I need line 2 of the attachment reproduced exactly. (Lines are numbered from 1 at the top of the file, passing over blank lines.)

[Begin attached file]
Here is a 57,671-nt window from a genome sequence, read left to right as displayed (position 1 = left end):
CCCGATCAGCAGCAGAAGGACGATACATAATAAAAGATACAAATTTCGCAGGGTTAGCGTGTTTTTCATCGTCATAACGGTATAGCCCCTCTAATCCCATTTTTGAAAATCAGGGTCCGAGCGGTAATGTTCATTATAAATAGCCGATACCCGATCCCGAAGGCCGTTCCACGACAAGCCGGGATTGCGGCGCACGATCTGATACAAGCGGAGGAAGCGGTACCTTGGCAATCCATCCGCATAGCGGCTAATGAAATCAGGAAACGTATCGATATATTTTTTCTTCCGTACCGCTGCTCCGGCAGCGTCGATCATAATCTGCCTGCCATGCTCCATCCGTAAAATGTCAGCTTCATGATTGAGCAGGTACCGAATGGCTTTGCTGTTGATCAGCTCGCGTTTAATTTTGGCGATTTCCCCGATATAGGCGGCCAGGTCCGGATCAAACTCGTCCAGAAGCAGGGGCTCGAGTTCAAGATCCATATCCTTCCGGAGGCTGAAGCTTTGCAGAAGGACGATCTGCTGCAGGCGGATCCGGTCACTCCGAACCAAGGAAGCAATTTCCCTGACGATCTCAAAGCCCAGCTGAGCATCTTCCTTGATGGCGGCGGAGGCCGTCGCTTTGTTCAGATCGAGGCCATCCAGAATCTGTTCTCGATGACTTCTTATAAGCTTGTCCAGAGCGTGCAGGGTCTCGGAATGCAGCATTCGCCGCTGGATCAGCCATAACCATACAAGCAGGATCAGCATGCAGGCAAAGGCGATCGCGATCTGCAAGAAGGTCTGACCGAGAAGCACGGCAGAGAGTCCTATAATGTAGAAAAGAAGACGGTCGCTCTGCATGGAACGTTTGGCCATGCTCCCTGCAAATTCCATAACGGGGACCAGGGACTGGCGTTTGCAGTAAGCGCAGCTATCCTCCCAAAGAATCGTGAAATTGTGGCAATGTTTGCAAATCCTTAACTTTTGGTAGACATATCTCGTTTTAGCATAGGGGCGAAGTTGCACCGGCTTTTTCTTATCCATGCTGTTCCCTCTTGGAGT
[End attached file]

CCCGATCAGCAGCAGAAGGACGATACATAATAAAAGATACAAATTTCGCAGGGTTAGCGTGTTTTTCATCGTCATAACGGTATAGCCCCTCTAATCCCATTTTTGAAAATCAGGGTCCGAGCGGTAATGTTCATTATAAATAGCCGATACCCGATCCCGAAGGCCGTTCCACGACAAGCCGGGATTGCGGCGCACGATCTGATACAAGCGGAGGAAGCGGTACCTTGGCAATCCATCCGCATAGCGGCTAATGAAATCAGGAAACGTATCGATATATTTTTTCTTCCGTACCGCTGCTCCGGCAGCGTCGATCATAATCTGCCTGCCATGCTCCATCCGTAAAATGTCAGCTTCATGATTGAGCAGGTACCGAATGGCTTTGCTGTTGATCAGCTCGCGTTTAATTTTGGCGATTTCCCCGATATAGGCGGCCAGGTCCGGATCAAACTCGTCCAGAAGCAGGGGCTCGAGTTCAAGATCCATATCCTTCCGGAGGCTGAAGCTTTGCAGAAGGACGATCTGCTGCAGGCGGATCCGGTCACTCCGAACCAAGGAAGCAATTTCCCTGACGATCTCAAAGCCCAGCTGAGCATCTTCCTTGATGGCGGCGGAGGCCGTCGCTTTGTTCAGATCGAGGCCATCCAGAATCTGTTCTCGATGACTTCTTATAAGCTTGTCCAGAGCGTGCAGGGTCTCGGAATGCAGCATTCGCCGCTGGATCAGCCATAACCATACAAGCAGGATCAGCATGCAGGCAAAGGCGATCGCGATCTGCAAGAAGGTCTGACCGAGAAGCACGGCAGAGAGTCCTATAATGTAGAAAAGAAGACGGTCGCTCTGCATGGAACGTTTGGCCATGCTCCCTGCAAATTCCATAACGGGGACCAGGGACTGGCGTTTGCAGTAAGCGCAGCTATCCTCCCAAAGAATCGTGAAATTGTGGCAATGTTTGCAAATCCTTAACTTTTGGTAGACATATCTCGTTTTAGCATAGGGGCGAAGTTGCACCGGCTTTTTCTTATCCATGCTGTTCCCTCTTGGAGT